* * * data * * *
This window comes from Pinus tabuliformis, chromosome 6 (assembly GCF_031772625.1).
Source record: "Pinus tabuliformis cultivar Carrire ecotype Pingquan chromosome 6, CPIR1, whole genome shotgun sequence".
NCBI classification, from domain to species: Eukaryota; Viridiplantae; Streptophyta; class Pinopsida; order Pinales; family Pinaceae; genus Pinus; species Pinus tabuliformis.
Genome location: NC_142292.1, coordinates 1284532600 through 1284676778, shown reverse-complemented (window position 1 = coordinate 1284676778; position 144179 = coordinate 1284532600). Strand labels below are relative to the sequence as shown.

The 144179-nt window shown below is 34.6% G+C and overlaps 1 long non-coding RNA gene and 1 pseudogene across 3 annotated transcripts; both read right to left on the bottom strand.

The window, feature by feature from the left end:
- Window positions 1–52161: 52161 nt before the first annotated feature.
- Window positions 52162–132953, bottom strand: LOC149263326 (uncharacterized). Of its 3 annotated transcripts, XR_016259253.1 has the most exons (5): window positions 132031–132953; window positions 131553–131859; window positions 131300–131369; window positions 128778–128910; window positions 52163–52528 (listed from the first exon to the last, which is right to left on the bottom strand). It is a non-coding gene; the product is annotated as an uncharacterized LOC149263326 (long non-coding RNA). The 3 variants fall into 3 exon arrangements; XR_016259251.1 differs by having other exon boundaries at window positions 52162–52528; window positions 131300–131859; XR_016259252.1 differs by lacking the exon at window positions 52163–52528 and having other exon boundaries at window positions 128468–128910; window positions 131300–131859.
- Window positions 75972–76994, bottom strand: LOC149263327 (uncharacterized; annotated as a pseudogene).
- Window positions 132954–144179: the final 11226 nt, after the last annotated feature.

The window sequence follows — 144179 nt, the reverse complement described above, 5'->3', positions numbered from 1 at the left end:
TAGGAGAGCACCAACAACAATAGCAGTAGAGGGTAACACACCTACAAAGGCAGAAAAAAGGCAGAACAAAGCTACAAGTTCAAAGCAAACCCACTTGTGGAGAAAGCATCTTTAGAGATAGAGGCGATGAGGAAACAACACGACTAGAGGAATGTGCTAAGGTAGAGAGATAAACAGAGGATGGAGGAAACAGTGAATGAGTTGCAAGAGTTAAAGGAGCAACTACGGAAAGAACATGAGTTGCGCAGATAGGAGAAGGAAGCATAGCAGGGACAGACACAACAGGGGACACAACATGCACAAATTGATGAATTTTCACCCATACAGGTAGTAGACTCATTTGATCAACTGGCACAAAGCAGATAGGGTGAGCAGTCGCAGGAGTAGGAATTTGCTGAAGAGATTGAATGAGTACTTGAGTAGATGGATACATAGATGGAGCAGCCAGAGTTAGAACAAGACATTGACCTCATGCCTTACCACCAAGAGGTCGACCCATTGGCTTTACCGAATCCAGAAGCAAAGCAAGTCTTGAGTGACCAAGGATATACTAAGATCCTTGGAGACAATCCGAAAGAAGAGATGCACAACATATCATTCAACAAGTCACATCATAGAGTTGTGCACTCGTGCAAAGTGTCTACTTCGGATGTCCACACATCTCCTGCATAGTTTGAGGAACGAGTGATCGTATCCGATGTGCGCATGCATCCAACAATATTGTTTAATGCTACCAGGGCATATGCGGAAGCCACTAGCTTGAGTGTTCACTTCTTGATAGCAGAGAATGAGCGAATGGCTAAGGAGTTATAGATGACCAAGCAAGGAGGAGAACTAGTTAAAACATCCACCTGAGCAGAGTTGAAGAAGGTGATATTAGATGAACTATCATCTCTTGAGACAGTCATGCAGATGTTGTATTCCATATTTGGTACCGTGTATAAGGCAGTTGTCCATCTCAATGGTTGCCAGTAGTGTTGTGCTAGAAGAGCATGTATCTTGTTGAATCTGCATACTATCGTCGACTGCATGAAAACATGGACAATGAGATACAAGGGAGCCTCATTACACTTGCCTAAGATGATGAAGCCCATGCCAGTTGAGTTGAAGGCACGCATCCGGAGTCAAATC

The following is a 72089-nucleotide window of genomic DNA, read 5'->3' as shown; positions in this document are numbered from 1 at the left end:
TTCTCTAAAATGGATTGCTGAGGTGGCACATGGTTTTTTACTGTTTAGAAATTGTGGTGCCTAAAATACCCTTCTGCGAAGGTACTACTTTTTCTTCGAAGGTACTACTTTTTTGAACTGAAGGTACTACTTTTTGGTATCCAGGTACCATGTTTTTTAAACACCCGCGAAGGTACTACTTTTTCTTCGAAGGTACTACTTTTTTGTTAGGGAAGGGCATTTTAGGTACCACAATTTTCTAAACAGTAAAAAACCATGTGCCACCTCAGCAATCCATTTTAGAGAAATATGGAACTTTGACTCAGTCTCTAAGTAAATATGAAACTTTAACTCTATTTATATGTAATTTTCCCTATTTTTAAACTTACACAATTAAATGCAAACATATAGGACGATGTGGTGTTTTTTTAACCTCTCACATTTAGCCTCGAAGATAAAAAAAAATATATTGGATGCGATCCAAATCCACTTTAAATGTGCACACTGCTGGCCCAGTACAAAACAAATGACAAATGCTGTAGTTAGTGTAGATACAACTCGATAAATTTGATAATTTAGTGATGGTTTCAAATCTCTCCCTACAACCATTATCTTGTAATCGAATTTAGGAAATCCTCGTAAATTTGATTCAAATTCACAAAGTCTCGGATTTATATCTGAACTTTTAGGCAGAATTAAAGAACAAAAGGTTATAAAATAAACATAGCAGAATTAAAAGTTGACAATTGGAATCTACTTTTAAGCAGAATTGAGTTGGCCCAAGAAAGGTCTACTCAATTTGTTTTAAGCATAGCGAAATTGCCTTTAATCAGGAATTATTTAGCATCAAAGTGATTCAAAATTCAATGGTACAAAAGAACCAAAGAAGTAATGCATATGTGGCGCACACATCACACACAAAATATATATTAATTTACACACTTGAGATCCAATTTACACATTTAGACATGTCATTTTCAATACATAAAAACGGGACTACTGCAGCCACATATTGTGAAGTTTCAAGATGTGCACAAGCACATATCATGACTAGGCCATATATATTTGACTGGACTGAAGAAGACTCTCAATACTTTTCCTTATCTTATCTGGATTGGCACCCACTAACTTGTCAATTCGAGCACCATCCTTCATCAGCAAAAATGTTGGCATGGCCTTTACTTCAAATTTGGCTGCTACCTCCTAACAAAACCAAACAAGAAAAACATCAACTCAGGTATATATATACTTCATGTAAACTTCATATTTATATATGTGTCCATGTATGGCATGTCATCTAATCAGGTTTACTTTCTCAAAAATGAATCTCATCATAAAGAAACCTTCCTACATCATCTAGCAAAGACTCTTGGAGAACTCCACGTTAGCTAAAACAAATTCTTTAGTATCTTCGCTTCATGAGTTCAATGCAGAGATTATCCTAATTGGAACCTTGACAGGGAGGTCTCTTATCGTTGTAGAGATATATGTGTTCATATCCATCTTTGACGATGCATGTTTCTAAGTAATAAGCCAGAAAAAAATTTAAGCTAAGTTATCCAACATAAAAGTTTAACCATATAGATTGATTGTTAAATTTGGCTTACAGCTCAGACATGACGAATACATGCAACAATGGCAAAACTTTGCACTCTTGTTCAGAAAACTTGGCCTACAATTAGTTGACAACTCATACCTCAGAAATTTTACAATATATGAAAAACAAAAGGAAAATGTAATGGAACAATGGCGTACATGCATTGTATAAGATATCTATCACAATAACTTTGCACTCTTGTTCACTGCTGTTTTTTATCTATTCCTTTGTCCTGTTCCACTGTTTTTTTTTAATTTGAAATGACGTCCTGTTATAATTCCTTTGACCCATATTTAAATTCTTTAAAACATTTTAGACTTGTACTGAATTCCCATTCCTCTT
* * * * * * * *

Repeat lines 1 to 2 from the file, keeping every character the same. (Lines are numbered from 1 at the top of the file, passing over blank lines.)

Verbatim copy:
This window comes from Pinus tabuliformis, chromosome 6 (assembly GCF_031772625.1).
Source record: "Pinus tabuliformis cultivar Carrire ecotype Pingquan chromosome 6, CPIR1, whole genome shotgun sequence".